Ever since she was a child, Courtney Young loved signing and sending Christmas cards to family and friends. But as she got older and time became more precious, the number of cards she mailed each December dwindled. And last Christmas, Young said she mailed just 20 cards.
Then the pandemic hit.
“I expect to send out 150 to 200 cards this year, if not more,” Young, who is the head librarian at Colgate University in upstate New York, told NBC News. “I enjoy doing it. Actually, I’ve always enjoyed doing it. So I guess I am getting back to something that I used to do.”
She apparently has plenty of company.
“Our holiday sales are off to a strong start, further indicating the importance of meaningful connections in this unique year,” Lindsey Roy, chief marketing officer at Hallmark Cards, said in an email. “We’re seeing growth in our ornaments and gifts businesses so far, as well as early indicators that more people are buying and sending holiday cards this year.”
Their biggest selling card this season, she said, is a Christmas card that expresses a sentiment that millions of Americans cut off from the people they love can relate to, namely “wish we were together.”
“The cover says, ‘It would be so nice to wish you a Merry Christmas in person’,” Roy said. “And the inside reads, ‘But even though I can’t, just know that I’m thinking of you – now and all through the year’.”
Young said Hallmark is speaking her language.
“I feel that in the moment, it’s even more important to send something out to people, if only just to let them know that they are missed and appreciated,” she said. “I do tend to send out holiday cards, but this year I’ve been expanding it to people I work with, people I would run into at conferences, extending it beyond the usual group of people I send cards to.”
Young said even before the holidays, she surprised herself, as well as her friends, by sending actual birthday cards rather than simply calling or texting. She said it helped her ward off the feeling of isolation during the coronavirus crisis.
“It feels good to be able to do something good for other people, especially at this moment,” she said. “I think we need to be more purposeful about reaching out even as we are isolating. We don’t have these serendipitous moments when we can run into each other right now because of the pandemic.”
Emily Stern and Bob Bailey-Lemansky, who live in the Montclair, New Jersey area, have in seasons past sent holiday cards they designed themselves to friends and loved ones. But this year, the 75 or so cards they mail will have a design that Stern drew.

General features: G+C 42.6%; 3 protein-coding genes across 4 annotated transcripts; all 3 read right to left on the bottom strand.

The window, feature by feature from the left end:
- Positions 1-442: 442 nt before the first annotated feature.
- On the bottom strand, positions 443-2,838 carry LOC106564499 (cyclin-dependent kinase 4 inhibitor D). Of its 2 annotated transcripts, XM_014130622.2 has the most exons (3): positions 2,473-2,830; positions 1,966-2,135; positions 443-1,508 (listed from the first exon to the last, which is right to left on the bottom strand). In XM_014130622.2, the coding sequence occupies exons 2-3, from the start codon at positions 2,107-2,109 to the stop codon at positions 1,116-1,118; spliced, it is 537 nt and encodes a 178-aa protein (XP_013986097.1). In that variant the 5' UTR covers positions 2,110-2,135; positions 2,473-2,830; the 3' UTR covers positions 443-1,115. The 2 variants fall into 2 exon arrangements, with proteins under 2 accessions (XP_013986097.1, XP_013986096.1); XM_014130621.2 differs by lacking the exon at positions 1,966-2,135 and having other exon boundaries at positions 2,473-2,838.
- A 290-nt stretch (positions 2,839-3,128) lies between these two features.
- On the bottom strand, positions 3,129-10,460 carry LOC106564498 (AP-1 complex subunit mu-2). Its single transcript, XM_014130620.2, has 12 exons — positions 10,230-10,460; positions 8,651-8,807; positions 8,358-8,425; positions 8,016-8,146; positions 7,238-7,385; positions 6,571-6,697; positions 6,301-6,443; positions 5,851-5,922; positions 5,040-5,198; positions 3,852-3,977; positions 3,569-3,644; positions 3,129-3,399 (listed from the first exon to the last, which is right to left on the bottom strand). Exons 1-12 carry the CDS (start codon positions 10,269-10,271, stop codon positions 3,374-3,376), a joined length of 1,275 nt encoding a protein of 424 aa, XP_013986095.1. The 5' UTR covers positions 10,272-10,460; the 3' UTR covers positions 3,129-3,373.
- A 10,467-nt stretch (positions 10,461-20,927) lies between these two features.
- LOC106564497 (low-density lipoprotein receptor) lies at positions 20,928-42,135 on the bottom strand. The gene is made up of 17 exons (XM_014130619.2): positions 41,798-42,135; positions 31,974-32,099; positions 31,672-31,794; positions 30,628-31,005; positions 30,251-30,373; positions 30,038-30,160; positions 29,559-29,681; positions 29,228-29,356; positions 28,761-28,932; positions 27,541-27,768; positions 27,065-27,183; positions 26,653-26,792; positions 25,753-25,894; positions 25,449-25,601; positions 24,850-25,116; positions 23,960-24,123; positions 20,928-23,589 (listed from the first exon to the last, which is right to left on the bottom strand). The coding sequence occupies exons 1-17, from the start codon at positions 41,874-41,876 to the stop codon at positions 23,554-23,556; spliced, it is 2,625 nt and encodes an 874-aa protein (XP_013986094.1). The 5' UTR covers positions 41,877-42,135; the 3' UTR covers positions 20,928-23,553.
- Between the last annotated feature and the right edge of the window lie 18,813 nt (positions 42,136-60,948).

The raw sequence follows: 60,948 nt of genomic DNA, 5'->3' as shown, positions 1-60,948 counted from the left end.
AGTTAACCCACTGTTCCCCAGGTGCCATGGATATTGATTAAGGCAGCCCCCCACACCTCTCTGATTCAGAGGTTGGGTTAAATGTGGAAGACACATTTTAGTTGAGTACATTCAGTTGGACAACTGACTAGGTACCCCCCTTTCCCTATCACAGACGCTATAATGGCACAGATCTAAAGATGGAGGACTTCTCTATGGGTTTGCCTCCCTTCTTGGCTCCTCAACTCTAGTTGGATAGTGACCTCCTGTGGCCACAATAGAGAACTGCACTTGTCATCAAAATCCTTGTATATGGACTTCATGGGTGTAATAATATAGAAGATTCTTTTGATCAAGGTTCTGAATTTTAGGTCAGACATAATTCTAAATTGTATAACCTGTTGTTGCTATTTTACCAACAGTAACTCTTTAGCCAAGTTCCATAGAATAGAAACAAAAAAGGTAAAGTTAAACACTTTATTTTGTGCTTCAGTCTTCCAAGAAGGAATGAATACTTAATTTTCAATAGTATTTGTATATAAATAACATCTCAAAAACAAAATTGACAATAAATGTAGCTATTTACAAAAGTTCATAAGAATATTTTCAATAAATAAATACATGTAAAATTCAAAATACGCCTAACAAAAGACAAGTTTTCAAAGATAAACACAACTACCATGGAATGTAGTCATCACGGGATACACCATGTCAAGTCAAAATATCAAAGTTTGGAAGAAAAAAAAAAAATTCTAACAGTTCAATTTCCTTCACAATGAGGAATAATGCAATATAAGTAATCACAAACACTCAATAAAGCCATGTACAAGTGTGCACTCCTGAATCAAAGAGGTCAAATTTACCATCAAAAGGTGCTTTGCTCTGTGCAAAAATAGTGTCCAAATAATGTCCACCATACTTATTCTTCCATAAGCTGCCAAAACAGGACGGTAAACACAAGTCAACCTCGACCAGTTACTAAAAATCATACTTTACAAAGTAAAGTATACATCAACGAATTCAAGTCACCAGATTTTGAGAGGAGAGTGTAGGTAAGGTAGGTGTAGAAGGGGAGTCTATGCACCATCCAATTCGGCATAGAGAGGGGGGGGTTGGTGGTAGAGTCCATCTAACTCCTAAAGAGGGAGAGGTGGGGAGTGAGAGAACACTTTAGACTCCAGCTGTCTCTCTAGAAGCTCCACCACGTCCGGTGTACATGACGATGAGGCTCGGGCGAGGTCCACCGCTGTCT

“This year has certainly been unusual, and we all hear about what a horror show 2020 has been,” Stern said in an email. “Our intention instead was to convey wishes of peace and hope for the holidays and year ahead, include winter and seasonal themes (as well as elements that reflect our year), and go the heartfelt route. At the same time, we felt it important to acknowledge the loss and impact caused by the pandemic.”
So, she drew a Picasso-inspired bird of peace and added the word “Hanukkah” in Hebrew, which she started studying this year. And with the help of Bailey-Lemansky, who is a part-time musician, she added the notes from the first line of the song “Richie and Ruben” by Fountains of Wayne.
“Among other painful losses, losing Adam Schlesinger hit us especially hard,” Stern said, referring to the band’s bass player and chief songwriter who died of Covid-19 earlier this year. He was 52.
As for “Richie and Ruben,” Stern said, “It has special meaning for us because it’s one of ‘our’ songs.”
Megan Carolan is also mailing out custom holidays cards this year, or rather she’s mailing out Christmas cards customized with drawings of trucks by her 3-year-old son.
“I got the idea to make the cards with my son after I unpacked my Christmas stuff and realized I had all these boxes of cards that I had barely used,” said Carolan, who lives in Jersey City, New Jersey, and is expecting her second child in the spring. “It was partly an attempt at decluttering.”
Carolan said she has a big family and “all of us getting together this year is just not an option because of the pandemic.”
“My son is now old enough to be aware of what he is missing and decorating the cards is something we can do from home that still feels festive,” she said. “It’s also an activity that enables him to practice drawing and writing. So, in a way, it’s part of our virtual preschool. He gets to draw and color and personalize these cards. And who doesn’t want a customized Christmas card from a three-year-old?”
Carolan said they intend to mail out about 25 cards.
“I have been talking to some of the parents about how some of the old-school ways have come back because of the pandemic,” she said. “In a year when you have to celebrate Thanksgiving on Zoom, I think people appreciate getting an actual Christmas card. It’s a physical thing, a tangible thing.”